Social grants for people living with HIV and on antiretroviral therapy in KwaZulu-Natal, South Africa: a longitudinal study
AbstractThe aim of this studywas to assess the predictorsof thereceipt of a disability grant (DG) status and the impact of theDGon health outcomes
of HIV patients and on antiretroviral therapy (ART) in a longitudinal study over 20 months in KwaZulu-Natal, South Africa. Consecutive patients, 735 (29.8%males and 70.2% females), who attended three HIV clinics completed the assessments (with a structured questionnaire and medical file review) prior to antiretroviral initiation, 519 after 6 months, 557 after 12months and 499 after 20 months on ART. The results indicate that a large number ofHIV or ART patients were found to be in receipt of a DG,which declined significantly over the time of being on ART (from 52.3% at 6months onART to 9.8% at 20months on ART). At various stages, being in receipt of aDGwas found to be associated with not being employed, higher quality of life (QoL), older age, higher alcohol use score, noformal salary as householdincome and higher subjective health status in multivariable analyses. A significant number of patients lost their DG status over the assessment period, which was not found to be associated with major health outcomes (CD4 cell counts, adherence to ART and HIV symptoms). In a multiple regression generalized estimating equation model, not being in receipt of a DG, health-related QoL, lower HIV symptoms and lower depression scores were associated with CD4 counts. HIV patients who no longer qualify for the DG and yet do not have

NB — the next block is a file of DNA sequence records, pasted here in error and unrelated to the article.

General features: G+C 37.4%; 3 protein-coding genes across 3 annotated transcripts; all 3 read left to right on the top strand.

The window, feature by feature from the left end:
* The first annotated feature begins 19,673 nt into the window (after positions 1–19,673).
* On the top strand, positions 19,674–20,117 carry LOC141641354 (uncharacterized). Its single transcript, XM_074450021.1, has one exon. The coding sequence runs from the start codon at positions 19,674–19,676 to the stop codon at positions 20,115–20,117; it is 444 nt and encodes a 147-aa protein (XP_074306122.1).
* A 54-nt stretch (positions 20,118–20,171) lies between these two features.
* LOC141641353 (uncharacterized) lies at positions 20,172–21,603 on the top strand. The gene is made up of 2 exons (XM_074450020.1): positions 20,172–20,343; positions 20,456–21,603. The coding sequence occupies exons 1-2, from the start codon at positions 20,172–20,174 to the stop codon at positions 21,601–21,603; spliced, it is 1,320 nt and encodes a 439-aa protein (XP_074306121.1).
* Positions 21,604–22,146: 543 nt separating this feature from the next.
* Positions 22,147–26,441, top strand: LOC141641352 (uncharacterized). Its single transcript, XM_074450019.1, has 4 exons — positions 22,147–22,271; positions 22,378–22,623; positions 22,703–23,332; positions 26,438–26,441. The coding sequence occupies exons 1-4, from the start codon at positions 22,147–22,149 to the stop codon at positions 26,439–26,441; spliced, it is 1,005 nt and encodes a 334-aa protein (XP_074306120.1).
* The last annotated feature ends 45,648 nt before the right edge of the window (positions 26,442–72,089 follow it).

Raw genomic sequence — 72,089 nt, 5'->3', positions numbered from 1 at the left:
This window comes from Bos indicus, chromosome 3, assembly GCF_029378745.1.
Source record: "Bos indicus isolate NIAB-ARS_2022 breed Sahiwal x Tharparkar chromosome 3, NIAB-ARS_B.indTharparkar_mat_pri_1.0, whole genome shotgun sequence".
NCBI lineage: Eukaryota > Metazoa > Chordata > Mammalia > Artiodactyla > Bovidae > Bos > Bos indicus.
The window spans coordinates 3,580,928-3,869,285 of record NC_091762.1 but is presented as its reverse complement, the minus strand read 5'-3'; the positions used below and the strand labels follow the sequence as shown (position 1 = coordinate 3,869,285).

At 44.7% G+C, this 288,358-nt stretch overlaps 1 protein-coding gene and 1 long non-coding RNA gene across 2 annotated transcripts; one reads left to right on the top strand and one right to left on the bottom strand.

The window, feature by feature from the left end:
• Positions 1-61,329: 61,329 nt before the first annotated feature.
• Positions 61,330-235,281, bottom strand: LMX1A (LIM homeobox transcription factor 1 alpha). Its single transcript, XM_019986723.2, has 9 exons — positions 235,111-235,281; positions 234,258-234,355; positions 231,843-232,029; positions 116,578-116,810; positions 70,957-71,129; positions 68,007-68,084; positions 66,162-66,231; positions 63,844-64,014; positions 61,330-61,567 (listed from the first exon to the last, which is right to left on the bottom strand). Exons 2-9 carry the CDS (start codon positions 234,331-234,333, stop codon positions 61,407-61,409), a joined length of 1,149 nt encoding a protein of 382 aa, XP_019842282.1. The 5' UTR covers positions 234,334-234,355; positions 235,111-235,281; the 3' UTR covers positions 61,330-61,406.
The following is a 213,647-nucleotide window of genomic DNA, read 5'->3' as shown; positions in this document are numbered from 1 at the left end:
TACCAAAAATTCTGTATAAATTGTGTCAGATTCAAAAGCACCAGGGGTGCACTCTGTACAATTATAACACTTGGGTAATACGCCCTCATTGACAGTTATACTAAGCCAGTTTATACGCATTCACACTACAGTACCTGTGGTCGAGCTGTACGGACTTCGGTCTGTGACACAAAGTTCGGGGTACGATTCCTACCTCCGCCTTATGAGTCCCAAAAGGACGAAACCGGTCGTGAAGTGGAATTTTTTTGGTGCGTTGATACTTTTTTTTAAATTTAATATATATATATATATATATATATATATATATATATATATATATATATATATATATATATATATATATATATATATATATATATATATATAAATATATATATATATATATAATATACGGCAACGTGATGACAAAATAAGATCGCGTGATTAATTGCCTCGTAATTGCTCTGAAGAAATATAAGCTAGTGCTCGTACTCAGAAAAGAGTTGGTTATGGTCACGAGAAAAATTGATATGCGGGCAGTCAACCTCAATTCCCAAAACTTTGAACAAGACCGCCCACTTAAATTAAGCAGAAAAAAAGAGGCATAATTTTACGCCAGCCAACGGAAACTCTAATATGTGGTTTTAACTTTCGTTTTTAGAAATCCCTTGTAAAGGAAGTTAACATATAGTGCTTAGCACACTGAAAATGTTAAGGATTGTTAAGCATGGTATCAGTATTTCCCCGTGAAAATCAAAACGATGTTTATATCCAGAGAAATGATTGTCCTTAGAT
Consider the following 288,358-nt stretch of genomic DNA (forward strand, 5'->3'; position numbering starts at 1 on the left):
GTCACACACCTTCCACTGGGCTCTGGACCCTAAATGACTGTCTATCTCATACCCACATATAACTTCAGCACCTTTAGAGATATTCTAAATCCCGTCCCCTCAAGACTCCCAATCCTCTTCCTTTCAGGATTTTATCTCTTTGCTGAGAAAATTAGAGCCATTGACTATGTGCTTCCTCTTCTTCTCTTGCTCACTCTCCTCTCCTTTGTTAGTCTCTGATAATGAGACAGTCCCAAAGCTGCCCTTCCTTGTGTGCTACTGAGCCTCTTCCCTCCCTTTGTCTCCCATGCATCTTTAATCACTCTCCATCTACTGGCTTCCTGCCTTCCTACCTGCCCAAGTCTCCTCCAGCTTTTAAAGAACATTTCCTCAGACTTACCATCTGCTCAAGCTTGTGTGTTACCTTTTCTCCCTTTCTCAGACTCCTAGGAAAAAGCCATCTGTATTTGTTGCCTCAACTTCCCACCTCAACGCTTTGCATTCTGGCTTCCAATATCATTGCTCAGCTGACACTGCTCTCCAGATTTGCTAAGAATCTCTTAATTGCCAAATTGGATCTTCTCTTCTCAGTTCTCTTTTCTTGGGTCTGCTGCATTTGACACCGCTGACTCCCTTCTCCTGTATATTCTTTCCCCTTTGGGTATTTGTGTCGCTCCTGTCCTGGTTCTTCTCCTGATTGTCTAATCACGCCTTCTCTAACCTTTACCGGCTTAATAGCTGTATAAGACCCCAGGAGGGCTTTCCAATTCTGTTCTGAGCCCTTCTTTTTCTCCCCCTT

adequate financial means to meet basic necessities should be put on a nutritional support programme.